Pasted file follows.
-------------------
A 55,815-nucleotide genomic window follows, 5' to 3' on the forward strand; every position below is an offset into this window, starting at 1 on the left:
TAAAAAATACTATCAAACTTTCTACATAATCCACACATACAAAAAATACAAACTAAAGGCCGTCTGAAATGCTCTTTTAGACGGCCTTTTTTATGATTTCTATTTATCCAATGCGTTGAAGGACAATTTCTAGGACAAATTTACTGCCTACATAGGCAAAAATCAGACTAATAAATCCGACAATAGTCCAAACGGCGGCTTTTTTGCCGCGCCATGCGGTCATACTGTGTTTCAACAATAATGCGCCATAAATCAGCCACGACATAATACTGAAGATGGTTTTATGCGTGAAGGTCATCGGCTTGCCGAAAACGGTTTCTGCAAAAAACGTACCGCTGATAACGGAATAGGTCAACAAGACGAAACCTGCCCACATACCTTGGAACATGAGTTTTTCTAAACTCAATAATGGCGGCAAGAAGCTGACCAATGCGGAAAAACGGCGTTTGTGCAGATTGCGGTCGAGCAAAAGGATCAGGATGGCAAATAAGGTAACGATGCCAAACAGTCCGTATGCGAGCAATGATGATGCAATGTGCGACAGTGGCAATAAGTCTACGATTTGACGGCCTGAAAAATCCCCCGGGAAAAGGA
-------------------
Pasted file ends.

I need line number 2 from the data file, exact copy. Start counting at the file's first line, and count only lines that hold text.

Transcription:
TAAAAAATACTATCAAACTTTCTACATAATCCACACATACAAAAAATACAAACTAAAGGCCGTCTGAAATGCTCTTTTAGACGGCCTTTTTTATGATTTCTATTTATCCAATGCGTTGAAGGACAATTTCTAGGACAAATTTACTGCCTACATAGGCAAAAATCAGACTAATAAATCCGACAATAGTCCAAACGGCGGCTTTTTTGCCGCGCCATGCGGTCATACTGTGTTTCAACAATAATGCGCCATAAATCAGCCACGACATAATACTGAAGATGGTTTTATGCGTGAAGGTCATCGGCTTGCCGAAAACGGTTTCTGCAAAAAACGTACCGCTGATAACGGAATAGGTCAACAAGACGAAACCTGCCCACATACCTTGGAACATGAGTTTTTCTAAACTCAATAATGGCGGCAAGAAGCTGACCAATGCGGAAAAACGGCGTTTGTGCAGATTGCGGTCGAGCAAAAGGATCAGGATGGCAAATAAGGTAACGATGCCAAACAGTCCGTATGCGAGCAATGATGATGCAATGTGCGACAGTGGCAATAAGTCTACGATTTGACGGCCTGAAAAATCCCCCGGGAAAAGGA